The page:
Christopher Choa is a Principal with AECOM Design+Planning, the international land development and infrastructure consultancy. He focuses on urban regeneration, sustainable strategies for new development, and enhancing regional competitiveness. A prize-winning architect and native New Yorker, he is based in London and leads the firm’s urban development studio.
Christopher Choa of AECOM
The economic potential of any city is defined by its ability to trade and exchange. In this century, in an extraordinarily competitive age of globally-connected cities, the defining means of trade and exchange is aviation. And our livelihood depends on it. Every regularly scheduled long-haul service that goes through a hub supports around 3000 direct and indirect jobs. And London has to get this right - not just to prosper, but to remain relevant if not just to survive.
London has become a constrained worldwide hub, with growing consequences to its economy and every other aspect of sustainability Even now, worldwide connectivity - and the sustainable benefit of that connectivity - are slipping away to global hubs on the continent that are not shy about developing their aviation capacities at the expense of London.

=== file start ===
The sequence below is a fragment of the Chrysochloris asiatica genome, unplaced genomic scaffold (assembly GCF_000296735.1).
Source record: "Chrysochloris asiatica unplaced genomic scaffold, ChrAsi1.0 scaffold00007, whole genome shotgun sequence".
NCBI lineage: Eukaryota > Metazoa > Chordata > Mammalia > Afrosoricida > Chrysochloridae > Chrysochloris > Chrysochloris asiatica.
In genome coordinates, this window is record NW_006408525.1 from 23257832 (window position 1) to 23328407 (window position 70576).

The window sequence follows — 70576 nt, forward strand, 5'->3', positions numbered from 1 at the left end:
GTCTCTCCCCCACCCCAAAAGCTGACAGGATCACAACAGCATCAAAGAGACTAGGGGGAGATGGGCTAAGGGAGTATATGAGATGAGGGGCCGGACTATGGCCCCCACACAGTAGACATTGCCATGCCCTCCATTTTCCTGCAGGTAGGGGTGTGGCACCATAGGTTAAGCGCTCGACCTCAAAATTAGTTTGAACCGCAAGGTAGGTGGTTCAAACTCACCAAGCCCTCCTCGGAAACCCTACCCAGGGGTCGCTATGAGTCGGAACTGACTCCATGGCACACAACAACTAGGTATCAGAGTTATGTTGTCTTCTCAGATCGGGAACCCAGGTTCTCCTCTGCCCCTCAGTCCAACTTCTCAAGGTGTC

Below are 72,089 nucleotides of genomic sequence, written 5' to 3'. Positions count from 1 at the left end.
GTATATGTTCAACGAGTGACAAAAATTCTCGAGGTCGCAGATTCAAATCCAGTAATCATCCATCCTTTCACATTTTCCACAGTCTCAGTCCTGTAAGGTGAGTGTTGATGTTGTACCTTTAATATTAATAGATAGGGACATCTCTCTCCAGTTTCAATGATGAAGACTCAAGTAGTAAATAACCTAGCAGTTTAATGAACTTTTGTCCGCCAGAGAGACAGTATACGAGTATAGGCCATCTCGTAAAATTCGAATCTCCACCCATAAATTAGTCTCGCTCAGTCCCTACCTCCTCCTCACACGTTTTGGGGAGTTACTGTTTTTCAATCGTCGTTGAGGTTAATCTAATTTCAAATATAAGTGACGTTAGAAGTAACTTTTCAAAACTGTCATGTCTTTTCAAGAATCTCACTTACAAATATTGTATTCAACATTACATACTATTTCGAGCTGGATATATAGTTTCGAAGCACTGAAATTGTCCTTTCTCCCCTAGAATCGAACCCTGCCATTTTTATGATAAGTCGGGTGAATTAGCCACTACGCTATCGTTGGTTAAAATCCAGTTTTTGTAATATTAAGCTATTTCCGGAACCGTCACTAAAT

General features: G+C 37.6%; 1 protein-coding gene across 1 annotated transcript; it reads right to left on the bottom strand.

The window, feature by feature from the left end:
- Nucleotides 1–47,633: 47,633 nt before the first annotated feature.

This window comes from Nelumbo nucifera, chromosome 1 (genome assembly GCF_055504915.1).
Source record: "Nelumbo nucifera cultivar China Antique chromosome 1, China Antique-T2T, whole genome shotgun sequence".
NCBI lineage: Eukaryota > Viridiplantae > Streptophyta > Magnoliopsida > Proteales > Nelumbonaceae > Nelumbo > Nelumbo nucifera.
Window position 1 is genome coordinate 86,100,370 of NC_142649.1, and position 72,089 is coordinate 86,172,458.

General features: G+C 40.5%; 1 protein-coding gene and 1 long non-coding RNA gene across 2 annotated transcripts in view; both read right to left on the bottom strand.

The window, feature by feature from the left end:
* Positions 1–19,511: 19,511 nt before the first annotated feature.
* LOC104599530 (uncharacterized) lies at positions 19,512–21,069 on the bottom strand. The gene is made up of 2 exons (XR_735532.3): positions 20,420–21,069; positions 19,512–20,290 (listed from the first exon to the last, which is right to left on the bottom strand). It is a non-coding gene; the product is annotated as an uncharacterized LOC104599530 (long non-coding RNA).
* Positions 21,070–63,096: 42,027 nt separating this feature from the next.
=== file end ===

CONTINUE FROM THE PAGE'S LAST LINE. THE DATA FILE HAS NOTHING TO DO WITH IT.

Rail connectivity between London's five existing airports, even when combined with the occasional runway addition - as difficult as all that represents - helps only the short term; this is not the long-term solution. Until London seriously embraces an expanded 24-hour hub and reciprocal comprehensive land-side regeneration, there is just vanity and puffery.